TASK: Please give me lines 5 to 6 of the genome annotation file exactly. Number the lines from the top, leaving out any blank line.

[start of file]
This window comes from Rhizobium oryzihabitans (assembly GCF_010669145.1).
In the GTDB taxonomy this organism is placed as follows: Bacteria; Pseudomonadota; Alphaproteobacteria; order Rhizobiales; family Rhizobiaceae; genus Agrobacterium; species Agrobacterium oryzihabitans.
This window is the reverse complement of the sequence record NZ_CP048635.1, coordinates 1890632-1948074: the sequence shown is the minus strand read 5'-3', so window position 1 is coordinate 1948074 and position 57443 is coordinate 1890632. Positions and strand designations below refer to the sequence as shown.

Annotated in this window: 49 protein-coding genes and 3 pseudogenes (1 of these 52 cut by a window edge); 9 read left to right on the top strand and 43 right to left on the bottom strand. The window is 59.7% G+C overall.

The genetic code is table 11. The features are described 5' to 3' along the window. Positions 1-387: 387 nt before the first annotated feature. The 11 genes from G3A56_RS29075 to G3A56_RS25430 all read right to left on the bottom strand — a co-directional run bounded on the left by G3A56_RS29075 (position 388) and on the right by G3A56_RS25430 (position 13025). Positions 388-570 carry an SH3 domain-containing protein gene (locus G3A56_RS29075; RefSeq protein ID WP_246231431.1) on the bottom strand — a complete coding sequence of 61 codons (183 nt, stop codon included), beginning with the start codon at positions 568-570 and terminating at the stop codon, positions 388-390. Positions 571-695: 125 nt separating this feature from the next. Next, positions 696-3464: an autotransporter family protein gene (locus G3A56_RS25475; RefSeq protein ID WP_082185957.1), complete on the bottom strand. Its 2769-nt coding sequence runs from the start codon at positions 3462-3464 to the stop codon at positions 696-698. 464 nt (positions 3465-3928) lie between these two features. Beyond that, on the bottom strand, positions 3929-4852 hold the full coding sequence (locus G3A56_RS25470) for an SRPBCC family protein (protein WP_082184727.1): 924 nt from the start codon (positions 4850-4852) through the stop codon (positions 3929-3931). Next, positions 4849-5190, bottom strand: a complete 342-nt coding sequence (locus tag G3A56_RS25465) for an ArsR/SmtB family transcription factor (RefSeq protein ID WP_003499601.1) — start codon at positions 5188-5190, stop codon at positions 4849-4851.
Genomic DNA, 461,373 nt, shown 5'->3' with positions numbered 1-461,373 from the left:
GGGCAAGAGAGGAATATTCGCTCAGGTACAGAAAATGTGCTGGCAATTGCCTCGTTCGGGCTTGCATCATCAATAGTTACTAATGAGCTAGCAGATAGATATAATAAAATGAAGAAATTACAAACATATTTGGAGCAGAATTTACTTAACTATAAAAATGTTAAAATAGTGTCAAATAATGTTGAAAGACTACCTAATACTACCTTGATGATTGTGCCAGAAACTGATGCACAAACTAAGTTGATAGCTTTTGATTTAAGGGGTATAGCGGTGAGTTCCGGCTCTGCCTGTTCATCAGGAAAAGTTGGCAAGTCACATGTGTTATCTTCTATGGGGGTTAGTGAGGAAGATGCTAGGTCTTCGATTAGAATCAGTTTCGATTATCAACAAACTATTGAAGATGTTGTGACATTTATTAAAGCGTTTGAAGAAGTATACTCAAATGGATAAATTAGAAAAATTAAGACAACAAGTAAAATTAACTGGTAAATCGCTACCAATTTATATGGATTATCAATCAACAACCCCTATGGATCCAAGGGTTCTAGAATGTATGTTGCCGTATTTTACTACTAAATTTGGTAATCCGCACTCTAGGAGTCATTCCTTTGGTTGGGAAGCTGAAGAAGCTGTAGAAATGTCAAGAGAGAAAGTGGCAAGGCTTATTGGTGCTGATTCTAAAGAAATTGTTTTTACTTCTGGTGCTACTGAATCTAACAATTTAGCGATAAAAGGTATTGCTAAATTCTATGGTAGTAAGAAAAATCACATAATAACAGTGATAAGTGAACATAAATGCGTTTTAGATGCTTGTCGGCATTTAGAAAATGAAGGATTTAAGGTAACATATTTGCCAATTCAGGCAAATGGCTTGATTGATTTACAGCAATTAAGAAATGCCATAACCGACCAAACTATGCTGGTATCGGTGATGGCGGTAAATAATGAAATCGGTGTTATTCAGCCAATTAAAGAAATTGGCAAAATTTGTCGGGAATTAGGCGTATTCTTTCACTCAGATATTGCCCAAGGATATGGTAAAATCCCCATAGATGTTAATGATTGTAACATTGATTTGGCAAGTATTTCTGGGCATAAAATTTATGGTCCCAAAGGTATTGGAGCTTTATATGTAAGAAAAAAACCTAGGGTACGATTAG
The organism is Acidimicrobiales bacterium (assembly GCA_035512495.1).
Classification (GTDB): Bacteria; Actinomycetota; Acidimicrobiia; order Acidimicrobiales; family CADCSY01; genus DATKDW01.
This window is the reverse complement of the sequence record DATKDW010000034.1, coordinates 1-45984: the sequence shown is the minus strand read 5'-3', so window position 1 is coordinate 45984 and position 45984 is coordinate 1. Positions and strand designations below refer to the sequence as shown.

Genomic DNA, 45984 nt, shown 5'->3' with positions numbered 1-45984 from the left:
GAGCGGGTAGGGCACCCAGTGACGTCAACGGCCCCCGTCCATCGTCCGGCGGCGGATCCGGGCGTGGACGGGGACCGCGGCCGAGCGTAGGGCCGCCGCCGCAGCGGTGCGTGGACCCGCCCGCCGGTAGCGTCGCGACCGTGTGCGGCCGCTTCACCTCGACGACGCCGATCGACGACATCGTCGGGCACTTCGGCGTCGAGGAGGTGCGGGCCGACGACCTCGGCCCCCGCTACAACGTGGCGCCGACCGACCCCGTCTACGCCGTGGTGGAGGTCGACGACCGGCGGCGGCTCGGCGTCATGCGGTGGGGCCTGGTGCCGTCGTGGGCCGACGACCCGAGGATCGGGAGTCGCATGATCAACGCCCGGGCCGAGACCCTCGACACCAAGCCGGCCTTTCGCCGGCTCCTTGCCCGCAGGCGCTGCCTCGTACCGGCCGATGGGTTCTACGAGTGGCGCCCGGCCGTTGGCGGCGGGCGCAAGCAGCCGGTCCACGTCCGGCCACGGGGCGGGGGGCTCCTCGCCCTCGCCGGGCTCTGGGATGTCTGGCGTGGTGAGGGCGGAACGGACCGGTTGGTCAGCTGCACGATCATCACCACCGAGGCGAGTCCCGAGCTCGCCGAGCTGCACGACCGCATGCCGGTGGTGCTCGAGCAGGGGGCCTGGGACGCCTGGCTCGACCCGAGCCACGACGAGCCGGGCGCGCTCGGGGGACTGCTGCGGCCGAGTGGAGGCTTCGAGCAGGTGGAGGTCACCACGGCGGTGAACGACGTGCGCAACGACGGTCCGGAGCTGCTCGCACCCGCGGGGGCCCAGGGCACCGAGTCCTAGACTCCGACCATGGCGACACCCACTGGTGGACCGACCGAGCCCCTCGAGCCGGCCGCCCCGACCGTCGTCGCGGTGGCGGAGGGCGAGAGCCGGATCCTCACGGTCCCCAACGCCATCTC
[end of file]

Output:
The genetic code is table 11. The features are described 5' to 3' along the window. Positions 1-387: 387 nt before the first annotated feature. The 11 genes from G3A56_RS29075 to G3A56_RS25430 all read right to left on the bottom strand — a co-directional run bounded on the left by G3A56_RS29075 (position 388) and on the right by G3A56_RS25430 (position 13025). Positions 388-570 carry an SH3 domain-containing protein gene (locus G3A56_RS29075; RefSeq protein ID WP_246231431.1) on the bottom strand — a complete coding sequence of 61 codons (183 nt, stop codon included), beginning with the start codon at positions 568-570 and terminating at the stop codon, positions 388-390. Positions 571-695: 125 nt separating this feature from the next. Next, positions 696-3464: an autotransporter family protein gene (locus G3A56_RS25475; RefSeq protein ID WP_082185957.1), complete on the bottom strand. Its 2769-nt coding sequence runs from the start codon at positions 3462-3464 to the stop codon at positions 696-698. 464 nt (positions 3465-3928) lie between these two features. Beyond that, on the bottom strand, positions 3929-4852 hold the full coding sequence (locus G3A56_RS25470) for an SRPBCC family protein (protein WP_082184727.1): 924 nt from the start codon (positions 4850-4852) through the stop codon (positions 3929-3931). Next, positions 4849-5190, bottom strand: a complete 342-nt coding sequence (locus tag G3A56_RS25465) for an ArsR/SmtB family transcription factor (RefSeq protein ID WP_003499601.1) — start codon at positions 5188-5190, stop codon at positions 4849-4851.
Genomic DNA, 461,373 nt, shown 5'->3' with positions numbered 1-461,373 from the left: